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Thirteen Years of Greening from SeaWiFS
This page contains archived content and is no longer being updated. At the time of publication, it represented the best available science. However, more recent observations and studies may have rendered some content obsolete.
“Many people said it would never get off the ground; some said it wouldnâ€™t last a year,” notes NASA ocean scientist Gene Carl Feldman. “The mission was planned for five years. We got 13 years of incredible data out of this amazing little satellite.”
From 1998 to 2010, the Sea-viewing Wide Field-of-view-Sensor, or SeaWiFS, made a simple but elegant measurement: how “green” is the Earth. That is, how much chlorophyll—the pigment that helps turn sunlight into organic energy for plants—is present in the seas and on land. Those measurements offered a window into the planet's ability to support life. The long, well-calibrated data record also gives scientists one of the best benchmarks to study the planetâ€™s biological response to a changing environment.
The image above shows SeaWiFS data as a global average over the entire 13-year record. For the oceans, the colors represent the concentration of chlorophyll and indicate where phytoplankton most often bloomed since 1998. On the land, data are depicted as a Normalized Difference Vegetation Index (NDVI), which shows the density of green vegetation. An NDVI of zero means no green plants and a high value (0.8 or 0.9) is a thick canopy of green leaves.
SeaWiFS was NASA’s first “data buy” mission, in which a private company (Orbital Sciences) designed and built the instrument and spacecraft to NASA specifications and NASA agreed to purchase the data as long at it met certain scientific requirements. (In later years, GeoEye operated the spacecraft.) The OrbView-2 spacecraft, which carried SeaWiFS, stopped communicating with Earth-based data stations in December 2010. After several months trying to revive the link, flight controllers officially ended the mission in February 2011.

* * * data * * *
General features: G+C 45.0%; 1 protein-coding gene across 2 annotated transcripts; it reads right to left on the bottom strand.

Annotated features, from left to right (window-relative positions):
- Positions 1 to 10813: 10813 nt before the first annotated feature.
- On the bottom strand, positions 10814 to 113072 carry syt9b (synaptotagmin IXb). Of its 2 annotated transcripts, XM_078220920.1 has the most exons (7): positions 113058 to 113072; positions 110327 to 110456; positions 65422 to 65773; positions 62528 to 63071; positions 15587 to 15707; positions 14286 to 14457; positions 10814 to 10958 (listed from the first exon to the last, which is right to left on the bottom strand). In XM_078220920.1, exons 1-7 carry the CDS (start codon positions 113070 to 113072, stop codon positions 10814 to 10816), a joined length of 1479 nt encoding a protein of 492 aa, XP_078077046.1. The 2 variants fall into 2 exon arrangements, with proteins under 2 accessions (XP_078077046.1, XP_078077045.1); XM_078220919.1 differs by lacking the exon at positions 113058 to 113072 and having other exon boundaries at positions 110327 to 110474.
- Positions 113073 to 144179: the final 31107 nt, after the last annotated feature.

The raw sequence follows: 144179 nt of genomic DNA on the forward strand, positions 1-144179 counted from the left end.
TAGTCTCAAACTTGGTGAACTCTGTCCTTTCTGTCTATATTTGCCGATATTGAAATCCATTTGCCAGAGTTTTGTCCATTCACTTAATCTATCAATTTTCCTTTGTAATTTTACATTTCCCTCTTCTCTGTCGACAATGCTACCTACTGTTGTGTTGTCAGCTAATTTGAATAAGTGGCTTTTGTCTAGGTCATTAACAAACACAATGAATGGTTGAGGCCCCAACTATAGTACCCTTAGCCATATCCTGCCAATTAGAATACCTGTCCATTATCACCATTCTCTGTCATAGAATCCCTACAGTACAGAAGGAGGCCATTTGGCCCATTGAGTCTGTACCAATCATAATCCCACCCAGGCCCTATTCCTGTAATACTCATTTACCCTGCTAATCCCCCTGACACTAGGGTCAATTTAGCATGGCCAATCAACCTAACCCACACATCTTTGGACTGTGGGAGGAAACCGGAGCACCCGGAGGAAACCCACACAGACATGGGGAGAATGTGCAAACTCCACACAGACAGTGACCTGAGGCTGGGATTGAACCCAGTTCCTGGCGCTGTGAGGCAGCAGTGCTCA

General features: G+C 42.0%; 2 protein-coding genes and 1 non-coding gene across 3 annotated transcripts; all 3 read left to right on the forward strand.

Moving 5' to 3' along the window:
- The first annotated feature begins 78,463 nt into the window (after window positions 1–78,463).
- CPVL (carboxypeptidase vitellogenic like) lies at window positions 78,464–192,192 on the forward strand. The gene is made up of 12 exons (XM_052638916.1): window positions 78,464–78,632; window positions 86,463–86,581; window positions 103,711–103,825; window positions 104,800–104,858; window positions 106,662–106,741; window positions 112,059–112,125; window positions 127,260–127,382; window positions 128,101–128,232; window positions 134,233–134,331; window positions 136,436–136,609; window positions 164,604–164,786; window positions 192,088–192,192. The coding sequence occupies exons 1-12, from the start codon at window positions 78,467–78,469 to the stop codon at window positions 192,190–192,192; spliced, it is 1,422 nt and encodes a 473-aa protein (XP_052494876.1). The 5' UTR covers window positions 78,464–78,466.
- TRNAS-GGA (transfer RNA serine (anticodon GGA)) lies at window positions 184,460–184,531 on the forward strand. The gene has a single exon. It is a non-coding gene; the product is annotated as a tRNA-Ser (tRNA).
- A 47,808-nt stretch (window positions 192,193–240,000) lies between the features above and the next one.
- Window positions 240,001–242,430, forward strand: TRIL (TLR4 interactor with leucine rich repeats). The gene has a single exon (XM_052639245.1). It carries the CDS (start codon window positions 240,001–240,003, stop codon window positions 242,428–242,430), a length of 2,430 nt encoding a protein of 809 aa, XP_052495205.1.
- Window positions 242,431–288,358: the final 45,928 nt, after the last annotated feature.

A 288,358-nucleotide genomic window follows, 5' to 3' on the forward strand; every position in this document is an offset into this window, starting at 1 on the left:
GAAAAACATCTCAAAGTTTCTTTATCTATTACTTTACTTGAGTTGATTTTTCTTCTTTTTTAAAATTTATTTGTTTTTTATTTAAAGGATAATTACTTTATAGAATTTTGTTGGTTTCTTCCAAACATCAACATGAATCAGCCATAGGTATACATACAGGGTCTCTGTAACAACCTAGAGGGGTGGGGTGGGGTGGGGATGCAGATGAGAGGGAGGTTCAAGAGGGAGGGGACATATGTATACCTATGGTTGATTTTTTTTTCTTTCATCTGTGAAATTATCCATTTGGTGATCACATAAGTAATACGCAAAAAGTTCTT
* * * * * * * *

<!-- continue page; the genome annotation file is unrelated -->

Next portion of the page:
SeaWiFS was designed to measure ocean color. This seemingly narrow measurement captures the fundamental biological activity at the ocean surface, the blooming and die-off of the phytoplankton that form the center of the oceanic food web. Its abundance is a direct indicator of the seas’ ability to support life. It also plays a central role in the oceansâ€™ carbon uptake. SeaWiFS also was used to offer real-time monitoring of red tides and other harmful algae, which can bloom in polluted waters and be deadly to fish and oysters.
Modifications made to SeaWiFS before launch also allowed it to make a similar kind of measurement of plant color on land. This ability to see all of the planetâ€™s plant life with a single, well-calibrated instrument produced a first-of-its-kind snapshot of the Earthâ€™s biosphere in 1998, similar to the image above.
“There is no question that the Earth is changing,” said Feldman, SeaWiFS project manager at NASA's Goddard Space Flight Center. “SeaWiFS enabled us for the first time to monitor the biological consequences of that change—to see how the things we do, and how natural variability, affect the Earth's ability to support life.”
NASA Earth Observatory image by Jesse Allen, using data provided courtesy of the Ocean Color Web team. Caption by Patrick Lynch and Mike Carlowicz.
The image of SeaWiFS data as a global average over the entire 13-year record shows the greenness of Earth's oceans and land masses.